14 HELTNE, TURNER, and SCOTT TABLE 3 Population Parameters of Howler Monkey Troops at Finca Taboga and Finca La Pacifica, Guanacaste Province, Costa Rica, and Barro Colorado Island (BCI), Canal Zone, Panama Location Average Troop Size Number of Troops Adult Males (M) Adult Females Juveniles (F) (J) Infants (I) Total (%) Date of Study (Reference) Total M F J I Taboga Feb. 1 966 (this study) 15.4 7 108 18 54 33 3 16 50 31 3 Feb. 1967 (this study) 13.5 10 135 23 64 38 10 17 48 28 7 Feb. 1968 (this study) 10.0 8 80 13 38 22 7 16 47 28 9 July 1968 (this study) 8.9 8 71 18 30 17 6 25 42 24 8 Feb. 1969 (this study) 13.1 17 223 52 111 37 23 23 50 17 10 Feb. 1970 (this study) 10.4 7 73 22 37 8 6 30 51 11 8 July 1970 (this study) 10.8 8 86 18 52 5 11 21 60 6 13 April 1971 (this study) 11.3 22 248 49 107 65 27 20 43 26 11 June 1971 (this study) 9.9 15 148 33 64 21 30 22 43 14 20 AVERAGES 11.5 â â â â â â 21 48 21 10 La Pacifica Feb. 1967 (this stud.y) 13.2 5 66 9 37 15 5 14 56 23 8 Feb. 1969 (this study) 10.0 6 60 19 22 10 9 32 36 17 15 Feb. 1970 (this study) 12.5 4 5O 8 24 10 8 16 48 20 16 AVERAGES 11.9 â â â â â â 20 47 20 13 BCI 1932 (Carpenter, 1964) 17.3 23 398 63 171 92 72 16 43 23 18 1933 (Carpenter, 1964) 17.5 28 489 82 192 117 98 17 39 24 20 1935 (Carpenter, 1964) 18.2 15 273 49 105 81 38 18 38 30 14 1951 (Collias and Southwick, 1952) 7.9 30 239 36 135 32 36 15 57 13 15 1959 (Carpenter, 1964) 18.5 44 814 146 402 135 131 18 49 17 16 1967 (Chivers, 1969) 14.7 12 176 40 72 34 30 23 41 19 17 1972 (Thorington et al., unpubl.) 15.2 12 182 33 66 40 43 18 36 22 24 been drawn by chance from the same population (chi-square = 23.64, P <0.001, 2 d.f.) It must be noted that the infant and juvenile classes were defined differently in the two studies. Nevertheless, if the two classes, juvenile and infant, are summed together, the composite category covers the same age range in the BCI studies as in the Taboga observations. If the summation of J + I is carried out and the test is performed again on the same two groups (Taboga, 1966, and BCI, 1972), the results yield a chi- square = 5.64 with a probability of less than 0.02 with 1 degree of freedom. Comparison of the 1972 BCI data with the Taboga census next most similar in average troop size (February 1967) gives a chi-square = 4.0 (P <.05; 1 d.f.), even if the juvenile and infant categories are lumped. The values of the ratio F:J + I are presented in Table 4. Values of 1:0.75 and 1:1.5 are taken as minimal indicators of stable populations for the 11-year model and 7-year model, respectively. Even with the 11- year model, we would be more confident about the future of a population with an F:J + I ratio of 1:1, which would allow for some delay in preadult mortal- ity. At Taboga, the ratios skirt the minimal replace- ment value for the 11-year model (except for 1969 and 1970) and never approach that for the 7-year model. The three La Pacifica readings suggest the possibility of a more stable situation than occurs on Taboga. This agrees with our evaluation of the relative degree and rate of environmental alteration at the two sites. In contrast to the Taboga ratios, the F:J + I values from BCI vary around 1:1, except for the 1951 and 1959 values. The 1959 figures may simply indicate a down- ward phase in an oscillation superimposed on what appears to be a continuing upward trend in population size for howlers on BCI.Except for the depression year of 1951, less than 5 percent of the troops censused on BCI are without juveniles or infants. At Taboga, 10-50 percent of the troops counted had no infants or juveniles in six of the nine censuses. Of those five cases at Taboga in which the F:J + I ratio does equal or exceed 1:0.75, females as well as juveniles and infants appear to be experiencing a reduction of num- bers in February and July 1968 and possibly also in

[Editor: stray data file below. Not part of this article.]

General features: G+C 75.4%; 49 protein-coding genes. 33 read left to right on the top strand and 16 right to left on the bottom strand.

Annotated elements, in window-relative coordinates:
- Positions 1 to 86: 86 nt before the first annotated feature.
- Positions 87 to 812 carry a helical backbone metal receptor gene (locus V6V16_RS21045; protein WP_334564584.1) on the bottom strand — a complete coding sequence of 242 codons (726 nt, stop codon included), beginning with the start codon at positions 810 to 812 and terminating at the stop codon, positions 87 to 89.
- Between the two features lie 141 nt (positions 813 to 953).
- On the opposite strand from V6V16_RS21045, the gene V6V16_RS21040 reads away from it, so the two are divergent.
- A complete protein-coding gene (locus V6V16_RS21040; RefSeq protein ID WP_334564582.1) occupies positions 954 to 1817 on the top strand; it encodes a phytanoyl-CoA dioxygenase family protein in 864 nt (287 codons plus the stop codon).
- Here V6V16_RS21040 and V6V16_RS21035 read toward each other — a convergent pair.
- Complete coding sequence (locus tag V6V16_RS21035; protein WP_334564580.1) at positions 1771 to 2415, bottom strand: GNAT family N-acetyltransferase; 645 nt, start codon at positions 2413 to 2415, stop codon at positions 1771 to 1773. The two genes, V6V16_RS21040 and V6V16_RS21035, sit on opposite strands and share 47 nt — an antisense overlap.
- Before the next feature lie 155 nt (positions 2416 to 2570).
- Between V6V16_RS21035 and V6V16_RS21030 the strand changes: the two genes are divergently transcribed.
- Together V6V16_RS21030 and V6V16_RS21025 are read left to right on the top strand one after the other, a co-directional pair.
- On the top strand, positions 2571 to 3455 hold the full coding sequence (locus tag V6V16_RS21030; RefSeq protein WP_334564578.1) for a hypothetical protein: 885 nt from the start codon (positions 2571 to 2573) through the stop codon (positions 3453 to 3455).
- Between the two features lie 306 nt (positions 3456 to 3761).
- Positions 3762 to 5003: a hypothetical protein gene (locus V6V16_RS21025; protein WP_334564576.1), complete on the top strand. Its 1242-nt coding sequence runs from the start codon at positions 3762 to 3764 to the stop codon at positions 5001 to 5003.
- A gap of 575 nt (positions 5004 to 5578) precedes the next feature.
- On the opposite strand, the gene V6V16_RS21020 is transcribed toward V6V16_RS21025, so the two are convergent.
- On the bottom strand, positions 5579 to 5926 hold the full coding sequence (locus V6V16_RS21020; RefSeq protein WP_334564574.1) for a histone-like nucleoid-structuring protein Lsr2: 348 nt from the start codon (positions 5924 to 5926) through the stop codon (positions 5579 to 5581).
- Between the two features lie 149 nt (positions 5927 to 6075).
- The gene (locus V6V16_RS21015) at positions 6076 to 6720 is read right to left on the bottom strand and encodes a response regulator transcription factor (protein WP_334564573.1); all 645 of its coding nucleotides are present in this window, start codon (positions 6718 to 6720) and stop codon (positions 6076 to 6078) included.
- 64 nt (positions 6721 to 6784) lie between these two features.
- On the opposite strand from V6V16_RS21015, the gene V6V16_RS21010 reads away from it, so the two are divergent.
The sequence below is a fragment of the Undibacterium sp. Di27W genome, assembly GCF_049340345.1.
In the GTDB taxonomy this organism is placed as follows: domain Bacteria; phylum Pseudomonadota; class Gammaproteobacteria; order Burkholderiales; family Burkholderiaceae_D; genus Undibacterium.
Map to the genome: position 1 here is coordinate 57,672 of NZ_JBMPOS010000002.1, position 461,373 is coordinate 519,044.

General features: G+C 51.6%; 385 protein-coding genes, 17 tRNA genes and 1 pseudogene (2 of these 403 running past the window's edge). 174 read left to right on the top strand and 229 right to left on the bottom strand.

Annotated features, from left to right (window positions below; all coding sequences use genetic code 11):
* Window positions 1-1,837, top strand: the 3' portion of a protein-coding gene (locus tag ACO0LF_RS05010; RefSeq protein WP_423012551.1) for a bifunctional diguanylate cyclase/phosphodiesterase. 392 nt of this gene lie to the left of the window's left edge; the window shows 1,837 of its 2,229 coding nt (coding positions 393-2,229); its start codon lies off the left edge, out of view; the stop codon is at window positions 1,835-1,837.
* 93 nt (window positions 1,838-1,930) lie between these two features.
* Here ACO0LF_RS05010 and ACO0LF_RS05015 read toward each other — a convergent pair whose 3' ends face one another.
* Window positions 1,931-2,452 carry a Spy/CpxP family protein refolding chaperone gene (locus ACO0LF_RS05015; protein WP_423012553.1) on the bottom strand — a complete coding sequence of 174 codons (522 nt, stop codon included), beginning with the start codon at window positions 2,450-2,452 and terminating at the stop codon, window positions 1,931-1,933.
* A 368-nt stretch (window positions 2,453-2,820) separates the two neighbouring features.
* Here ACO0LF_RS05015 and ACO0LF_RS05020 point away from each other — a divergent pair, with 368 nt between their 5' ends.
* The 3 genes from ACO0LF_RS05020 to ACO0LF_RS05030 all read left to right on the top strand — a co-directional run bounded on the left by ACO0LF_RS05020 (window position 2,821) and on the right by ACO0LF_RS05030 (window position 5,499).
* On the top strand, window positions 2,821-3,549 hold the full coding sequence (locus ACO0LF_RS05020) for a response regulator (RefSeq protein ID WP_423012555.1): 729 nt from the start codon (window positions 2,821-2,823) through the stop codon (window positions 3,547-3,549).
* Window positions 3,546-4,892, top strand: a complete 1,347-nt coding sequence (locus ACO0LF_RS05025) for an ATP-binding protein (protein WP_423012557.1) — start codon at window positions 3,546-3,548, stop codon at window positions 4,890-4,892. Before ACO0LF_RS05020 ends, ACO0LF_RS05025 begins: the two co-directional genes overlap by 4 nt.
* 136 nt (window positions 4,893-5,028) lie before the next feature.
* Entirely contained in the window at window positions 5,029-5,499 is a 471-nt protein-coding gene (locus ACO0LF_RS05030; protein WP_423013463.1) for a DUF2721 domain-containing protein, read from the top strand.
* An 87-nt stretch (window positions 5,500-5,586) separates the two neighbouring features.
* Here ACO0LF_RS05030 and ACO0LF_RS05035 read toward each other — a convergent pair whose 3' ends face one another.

COMPARISON OF CENSUS DATA ON ALOUATTA PALLIATA 15 TABLE 4 Standard Deviation and Range of Troop Size, and Indicator Ratios Location Number of Mean Troop Range of Troop F:J + I Number of Troops without F:I Number of Troops without M:F Number of One Male Troops Date of Study (Reference) Troops Size Â± SD Sizes (15â) J or I (%) (1:â) Dependent I (%) (1:â) (%) Taboga Feb. 1966 (this study) 7 15.4 Â±12.6 3-39 0.67 0 0.06 5(71) 3.00 2(29) Feb. 1967 (this study) 10 13.5 Â± 7.9 5-28 0.75 1 (10) 0.16 5(50) 2.78 3(30) Feb. 1968 (this study) 8 10.0 Â± 6.2 2-21 0.76 1 (12) 0.18 4(50) 2.92 4(50) July 1968 (this study) 8 8.9 Â± 2.5 5-11 0.77 2(25) 0.20 5(62) 1.88 1(12) Feb. 1969 (this study) 17 13.1Â±NR" NR" 0.54 NR" 0.21 NR" 2.13 NR" Feb. 1970 (this study) 7 10.4 Â± 5.3 5-21 0.38 1 (14) 0.16 2(29) 1.68 1(14) July 1970 (this study) 8 10.8 Â± 8.2 2-29 0.31 4(50) 0.21 5(62) 2.89 2(25) April 1971 (this study) :: 11.3 Â± 5.6 3-26 0.86 3(14) 0.25 5(23) 2.18 8(36) June 1971 (this study) 15 9.9 Â± 4.1 5-19 0.80 0 0.47 1(7) 1.94 4(27) AVERAGES â 11.5Â± 2.1 â 0.65 â 0.21 â 2.38 â La Pacifica Feb 1967 (this study) 5 13.2 Â± 9.1 5-27 0.54 2(40) 0.14 3(60) 4.11 2(40) Feb. 1969 (this study) 6 10.0 Â±NR" NR" 0.86 NR" 0.41 NR" 1.16 NR" Feb. 1970 (this study) 4 12.5 Â± 8.7 5-25 0.75 0 0.33 0 3.00 2(50) AVERAGES â 11.9Â± 1.7 â 0.72 â 0.29 â 2.76 â BC1 1932 (Carpenter, 1964) 23 17.3 7.1 4-35 0.9 6 1 (4) 0.42 2(9) 2.71 4(17) 1933 (Carpenter, 1964) 28 17.5 7.0 4-29 1.12 0 0.51 3(11) 2.34 3(11) 1935 (Carpenter, 1964) 15 18.2 7.1 6-34 1.13 0 0.36 0 2.33 2(13) 1951 (Collias and Southwick. 1952) 30 8.0 3.6 2-17 0.50 4(13) 0.27 14 (47) 3.75 24(80) 1959 (Carpenter, 1964) 44 18.5 9.4 3-45 0.66 2(5) 0.33 8(18) 2.75 6(14) 1967 (Chivers, 1969) 12 14.7 Â± 2.5 11-18 0.89 0 0.42 0 1.80 0 1972 (Thorington et al., unpubl.) 12 15.2 Â± 4.2 8-23 1.26 0 0.65 0 2.00 0 AVERAGES â 15.6 Â± 3.7 â 0.93 â 0.42 â 2.53 â "NR = data not recoverable. June 1971. In these situations, the F:J + I ratio stays at or near the level held prior to the beginning of the generalized decline in population, but low values of the ratio follow in later years (see Table 4, Taboga, 1969 and 1970). When the Taboga census figures are compared from year to year (Table 3), the low figures of the 1968 OTS observations are striking. A check with health au- thorities in Guanacaste Province revealed no epidemics or even minor outbreaks of yellow fever or other diseases over the 1968-69 period. Inquiries led to a veterinarian who had been assigned in 1968-69 to Liberia, Costa Rica, 48 miles northwest of Cafias. Several dead howlers that had been brought to him for autopsy showed no evidence of bacterial or viral disease, but he noted that "the gastric, stomach as- sociated glands were swollen, puffy and inflamed." Government laboratories in San Jose reported that the glands were loaded with insecticides, variety not specified. The veterinarian confirmed that 1968 and 1969 were heavy cotton years in the whole area, with large doses of insecticides used to protect the crops. The insecticides were often sprayed from airplanes, increasing the possibility of winds carrying the poisons from the fields to adjacent forested areas. In February 1968, the first categories to decrease were the adult males, adult females, and juveniles. By July 1968, the adult females and juveniles showed a further decline from the 1967 figures. The drop in the juvenile category may have been due to the low number of infants in previous years or to insecticide mortality. Censuses subsequent to 1968 appear to indicate some resurgence, but average troop size never reached the 1967 level (Table 3). Most categories show rises in raw figures in 1969, even though dead monkeys were found at Taboga. It is probable that both an increased area of census and immigration into the census area accounted for the increased total count in